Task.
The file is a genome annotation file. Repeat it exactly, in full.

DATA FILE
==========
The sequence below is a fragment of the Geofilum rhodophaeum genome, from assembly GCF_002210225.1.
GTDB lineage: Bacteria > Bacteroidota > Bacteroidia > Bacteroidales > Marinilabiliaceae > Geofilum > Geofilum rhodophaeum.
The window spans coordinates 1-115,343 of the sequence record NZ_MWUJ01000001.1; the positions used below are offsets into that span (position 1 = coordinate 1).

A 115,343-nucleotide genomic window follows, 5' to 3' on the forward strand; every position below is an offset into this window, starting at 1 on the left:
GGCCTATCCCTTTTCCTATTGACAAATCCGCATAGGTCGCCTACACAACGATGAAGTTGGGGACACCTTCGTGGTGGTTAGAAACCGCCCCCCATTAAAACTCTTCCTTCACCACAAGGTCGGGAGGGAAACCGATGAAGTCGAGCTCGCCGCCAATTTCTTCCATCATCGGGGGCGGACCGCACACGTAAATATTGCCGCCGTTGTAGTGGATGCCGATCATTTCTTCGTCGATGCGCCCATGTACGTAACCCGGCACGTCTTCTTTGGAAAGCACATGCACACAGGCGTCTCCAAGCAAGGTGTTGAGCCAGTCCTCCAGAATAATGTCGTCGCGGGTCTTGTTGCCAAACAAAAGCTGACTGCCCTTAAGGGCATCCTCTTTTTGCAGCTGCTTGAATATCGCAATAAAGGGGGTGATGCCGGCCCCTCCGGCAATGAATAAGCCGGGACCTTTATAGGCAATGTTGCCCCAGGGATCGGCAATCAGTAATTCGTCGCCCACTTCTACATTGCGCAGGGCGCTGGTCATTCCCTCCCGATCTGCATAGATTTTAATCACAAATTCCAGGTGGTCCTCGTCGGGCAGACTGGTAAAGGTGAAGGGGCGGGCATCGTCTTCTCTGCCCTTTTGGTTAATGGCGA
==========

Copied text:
The sequence below is a fragment of the Geofilum rhodophaeum genome, from assembly GCF_002210225.1.
GTDB lineage: Bacteria > Bacteroidota > Bacteroidia > Bacteroidales > Marinilabiliaceae > Geofilum > Geofilum rhodophaeum.
The window spans coordinates 1-115,343 of the sequence record NZ_MWUJ01000001.1; the positions used below are offsets into that span (position 1 = coordinate 1).

A 115,343-nucleotide genomic window follows, 5' to 3' on the forward strand; every position below is an offset into this window, starting at 1 on the left:
GGCCTATCCCTTTTCCTATTGACAAATCCGCATAGGTCGCCTACACAACGATGAAGTTGGGGACACCTTCGTGGTGGTTAGAAACCGCCCCCCATTAAAACTCTTCCTTCACCACAAGGTCGGGAGGGAAACCGATGAAGTCGAGCTCGCCGCCAATTTCTTCCATCATCGGGGGCGGACCGCACACGTAAATATTGCCGCCGTTGTAGTGGATGCCGATCATTTCTTCGTCGATGCGCCCATGTACGTAACCCGGCACGTCTTCTTTGGAAAGCACATGCACACAGGCGTCTCCAAGCAAGGTGTTGAGCCAGTCCTCCAGAATAATGTCGTCGCGGGTCTTGTTGCCAAACAAAAGCTGACTGCCCTTAAGGGCATCCTCTTTTTGCAGCTGCTTGAATATCGCAATAAAGGGGGTGATGCCGGCCCCTCCGGCAATGAATAAGCCGGGACCTTTATAGGCAATGTTGCCCCAGGGATCGGCAATCAGTAATTCGTCGCCCACTTCTACATTGCGCAGGGCGCTGGTCATTCCCTCCCGATCTGCATAGATTTTAATCACAAATTCCAGGTGGTCCTCGTCGGGCAGACTGGTAAAGGTGAAGGGGCGGGCATCGTCTTCTCTGCCCTTTTGGTTAATGGCGA